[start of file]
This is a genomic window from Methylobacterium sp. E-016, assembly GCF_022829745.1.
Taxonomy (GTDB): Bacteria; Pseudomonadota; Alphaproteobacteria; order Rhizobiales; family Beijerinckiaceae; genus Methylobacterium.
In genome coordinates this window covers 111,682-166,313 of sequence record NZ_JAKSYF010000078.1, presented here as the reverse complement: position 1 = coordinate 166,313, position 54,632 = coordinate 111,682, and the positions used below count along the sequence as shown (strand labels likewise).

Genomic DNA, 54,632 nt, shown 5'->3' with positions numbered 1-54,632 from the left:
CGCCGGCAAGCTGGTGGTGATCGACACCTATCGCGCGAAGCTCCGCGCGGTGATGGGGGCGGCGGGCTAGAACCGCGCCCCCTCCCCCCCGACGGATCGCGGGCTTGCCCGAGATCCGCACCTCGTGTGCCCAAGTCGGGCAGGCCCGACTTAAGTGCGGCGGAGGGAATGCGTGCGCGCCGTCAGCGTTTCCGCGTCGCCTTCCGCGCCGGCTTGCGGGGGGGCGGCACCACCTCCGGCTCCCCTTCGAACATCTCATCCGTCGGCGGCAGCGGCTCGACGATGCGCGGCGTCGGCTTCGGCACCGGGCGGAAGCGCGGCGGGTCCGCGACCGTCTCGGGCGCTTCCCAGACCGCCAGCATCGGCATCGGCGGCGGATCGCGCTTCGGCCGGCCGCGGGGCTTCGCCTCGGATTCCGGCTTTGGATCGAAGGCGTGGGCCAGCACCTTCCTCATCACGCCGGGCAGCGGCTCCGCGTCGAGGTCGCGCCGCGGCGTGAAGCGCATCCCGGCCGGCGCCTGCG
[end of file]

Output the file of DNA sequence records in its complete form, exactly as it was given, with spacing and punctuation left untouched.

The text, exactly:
This is a genomic window from Methylobacterium sp. E-016, assembly GCF_022829745.1.
Taxonomy (GTDB): Bacteria; Pseudomonadota; Alphaproteobacteria; order Rhizobiales; family Beijerinckiaceae; genus Methylobacterium.
In genome coordinates this window covers 111,682-166,313 of sequence record NZ_JAKSYF010000078.1, presented here as the reverse complement: position 1 = coordinate 166,313, position 54,632 = coordinate 111,682, and the positions used below count along the sequence as shown (strand labels likewise).

Genomic DNA, 54,632 nt, shown 5'->3' with positions numbered 1-54,632 from the left:
CGCCGGCAAGCTGGTGGTGATCGACACCTATCGCGCGAAGCTCCGCGCGGTGATGGGGGCGGCGGGCTAGAACCGCGCCCCCTCCCCCCCGACGGATCGCGGGCTTGCCCGAGATCCGCACCTCGTGTGCCCAAGTCGGGCAGGCCCGACTTAAGTGCGGCGGAGGGAATGCGTGCGCGCCGTCAGCGTTTCCGCGTCGCCTTCCGCGCCGGCTTGCGGGGGGGCGGCACCACCTCCGGCTCCCCTTCGAACATCTCATCCGTCGGCGGCAGCGGCTCGACGATGCGCGGCGTCGGCTTCGGCACCGGGCGGAAGCGCGGCGGGTCCGCGACCGTCTCGGGCGCTTCCCAGACCGCCAGCATCGGCATCGGCGGCGGATCGCGCTTCGGCCGGCCGCGGGGCTTCGCCTCGGATTCCGGCTTTGGATCGAAGGCGTGGGCCAGCACCTTCCTCATCACGCCGGGCAGCGGCTCCGCGTCGAGGTCGCGCCGCGGCGTGAAGCGCATCCCGGCCGGCGCCTGCG